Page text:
Immunology: the study of the "immune system." (NCIt) Immunologists examine the processes by which the immune system protects an animal from foreign matter, whether living or nonliving. (Booker, 1127) A medical specialty concerned with the hypersensitivity of the individual to foreign substances and protection from the resultant infection or disorder. (MeSH)

Molecular Biology: a discipline concerned with studying biological phenomena in terms of the chemical and physical interactions of molecules. (MeSH) A field of study spawned largely by genetic technology that looks at the structure and function of the molecules of life. (Brooker, G-23) Chiefly concerns itself with understanding the interactions between the various systems of a cell, including the interrelationship of DNA, RNA and “protein synthesis” and learning how these interactions are regulated. The field overlaps with other areas of biology, particularly "genetics" and "biochemistry." (NCIt)

Morphology: a branch of biology that deals with the form of living organisms, and with relationships between their structures. (Oxford) The structure or form of an organism. (Brooker, 391) Used with organs, regions, and tissues for normal descriptive anatomy and histology, and for the normal anatomy and structure of animals and plants. (MeSH) Adverb - ‘morphologically.’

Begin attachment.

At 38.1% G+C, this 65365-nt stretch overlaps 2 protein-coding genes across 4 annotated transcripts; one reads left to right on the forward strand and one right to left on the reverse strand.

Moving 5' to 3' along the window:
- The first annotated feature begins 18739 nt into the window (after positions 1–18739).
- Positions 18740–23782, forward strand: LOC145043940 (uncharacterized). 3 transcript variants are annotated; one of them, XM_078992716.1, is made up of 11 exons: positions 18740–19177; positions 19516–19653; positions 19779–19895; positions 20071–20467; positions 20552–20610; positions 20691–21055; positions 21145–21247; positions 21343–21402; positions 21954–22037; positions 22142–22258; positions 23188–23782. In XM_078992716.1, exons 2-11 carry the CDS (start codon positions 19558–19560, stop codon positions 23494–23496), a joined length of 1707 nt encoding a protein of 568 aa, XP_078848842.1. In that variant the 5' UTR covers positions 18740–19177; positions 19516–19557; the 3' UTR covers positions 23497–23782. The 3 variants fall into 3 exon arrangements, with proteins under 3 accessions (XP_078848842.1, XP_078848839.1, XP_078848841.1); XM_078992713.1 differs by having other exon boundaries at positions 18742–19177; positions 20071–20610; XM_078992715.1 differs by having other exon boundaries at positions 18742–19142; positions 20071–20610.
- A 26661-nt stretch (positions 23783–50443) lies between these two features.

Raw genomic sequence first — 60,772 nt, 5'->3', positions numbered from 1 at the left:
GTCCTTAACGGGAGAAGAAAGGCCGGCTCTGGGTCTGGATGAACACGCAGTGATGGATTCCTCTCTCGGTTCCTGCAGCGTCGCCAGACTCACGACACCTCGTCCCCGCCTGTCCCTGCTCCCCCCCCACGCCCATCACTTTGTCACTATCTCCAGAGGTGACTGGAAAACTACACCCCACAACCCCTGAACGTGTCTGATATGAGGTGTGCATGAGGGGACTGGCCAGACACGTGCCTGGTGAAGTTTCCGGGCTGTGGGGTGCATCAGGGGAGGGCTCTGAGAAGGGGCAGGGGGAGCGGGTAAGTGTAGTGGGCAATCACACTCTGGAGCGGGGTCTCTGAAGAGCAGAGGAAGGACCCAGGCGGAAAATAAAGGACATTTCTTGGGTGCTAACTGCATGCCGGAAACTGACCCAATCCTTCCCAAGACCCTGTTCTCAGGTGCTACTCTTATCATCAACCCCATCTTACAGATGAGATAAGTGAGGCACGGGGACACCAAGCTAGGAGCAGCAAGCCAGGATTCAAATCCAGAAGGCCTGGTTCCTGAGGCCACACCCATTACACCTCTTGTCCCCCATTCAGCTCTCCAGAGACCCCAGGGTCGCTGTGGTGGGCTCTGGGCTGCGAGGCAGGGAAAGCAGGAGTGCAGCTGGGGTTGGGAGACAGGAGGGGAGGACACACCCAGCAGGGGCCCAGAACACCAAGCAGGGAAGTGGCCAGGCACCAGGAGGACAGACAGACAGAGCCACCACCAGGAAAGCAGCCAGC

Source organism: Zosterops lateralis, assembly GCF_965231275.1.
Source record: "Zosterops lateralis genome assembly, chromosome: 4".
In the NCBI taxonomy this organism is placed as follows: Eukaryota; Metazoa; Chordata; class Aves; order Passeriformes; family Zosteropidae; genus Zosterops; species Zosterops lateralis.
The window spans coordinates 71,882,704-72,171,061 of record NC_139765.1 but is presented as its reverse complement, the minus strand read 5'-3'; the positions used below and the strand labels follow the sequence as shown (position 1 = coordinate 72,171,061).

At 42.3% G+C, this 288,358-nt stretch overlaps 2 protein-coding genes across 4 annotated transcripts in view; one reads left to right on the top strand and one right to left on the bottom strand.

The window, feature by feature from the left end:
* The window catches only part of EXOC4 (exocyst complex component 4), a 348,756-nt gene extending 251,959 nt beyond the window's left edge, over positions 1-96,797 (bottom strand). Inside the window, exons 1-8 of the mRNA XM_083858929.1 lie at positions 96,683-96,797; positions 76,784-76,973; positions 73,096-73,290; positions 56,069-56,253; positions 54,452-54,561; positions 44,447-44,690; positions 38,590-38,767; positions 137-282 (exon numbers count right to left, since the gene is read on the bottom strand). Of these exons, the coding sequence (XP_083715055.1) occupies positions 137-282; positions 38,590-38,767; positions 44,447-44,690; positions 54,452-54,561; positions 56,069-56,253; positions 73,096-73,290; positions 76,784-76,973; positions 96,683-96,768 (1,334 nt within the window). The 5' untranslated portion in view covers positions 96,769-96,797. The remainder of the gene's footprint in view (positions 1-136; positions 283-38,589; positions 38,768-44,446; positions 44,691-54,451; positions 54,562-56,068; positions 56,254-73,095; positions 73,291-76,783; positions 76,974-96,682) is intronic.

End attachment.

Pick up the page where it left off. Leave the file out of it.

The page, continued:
Nanotechnology: the study and manipulations of “atomic” structures. (Norman, 5/26/09) The development and use of techniques to study physical phenomena and construct structures in the nanoscale size range or smaller. (MeSH) The branch of technology that deals with dimensions and tolerances of 0.1 to 100 “nanometers.” (Oxford) 

Oncology: the study of "cancer." The study of "tumors" encompassing the physical, chemical, and biologic properties. (NCIt) A branch of medicine that specializes in the diagnosis and treatment of cancer. It includes medical oncology (the use of "chemotherapy," "hormone" therapy, and other drugs to treat cancer), "radiation "oncology (the use of radiation therapy to treat cancer), and surgical oncology (the use of "surgery" and other procedures to treat cancer). (NCI3)

Physiology: the biological science concerned with the life-supporting properties, functions, and processes of living organisms or their parts. (MeSH) Study of the functions of plants and animals. (Brooker, 13) The branch of biology that studies the functions and parts of living organisms. (Hockenbury, 3) Adjective - ‘physiologic.’

Radiology: the branch of medicine involving the study of imaging technologies to diagnose or treat disease. (OxfordMed) The use of radiation (such as "x-rays") or other imaging technologies (such as ‘ultrasound’ and “magnetic resonance imaging”). (NCIt)

Radiologist: a physician specializing in the field of “radiology.” (OxfordMed)

Sensory Anthropology: new discipline focusing on how cultures stress different ways of knowing through the senses. When looking at a photograph, Americans focus visual attention on a central object, while Asians focus attention on the whole scene. (Blakeslee, 127)

Synthetic Biology: the re-engineering of biological components to provide new, designed functions. One aim of synthetic biology is to build a working cell. (Lawrence)

Systems Biology: research that is aimed at understanding how the properties of life arise by complex interactions. (Brooker, 13)

Transcriptomics: devoted to determining where and when genes are expressed. (Watson, 217)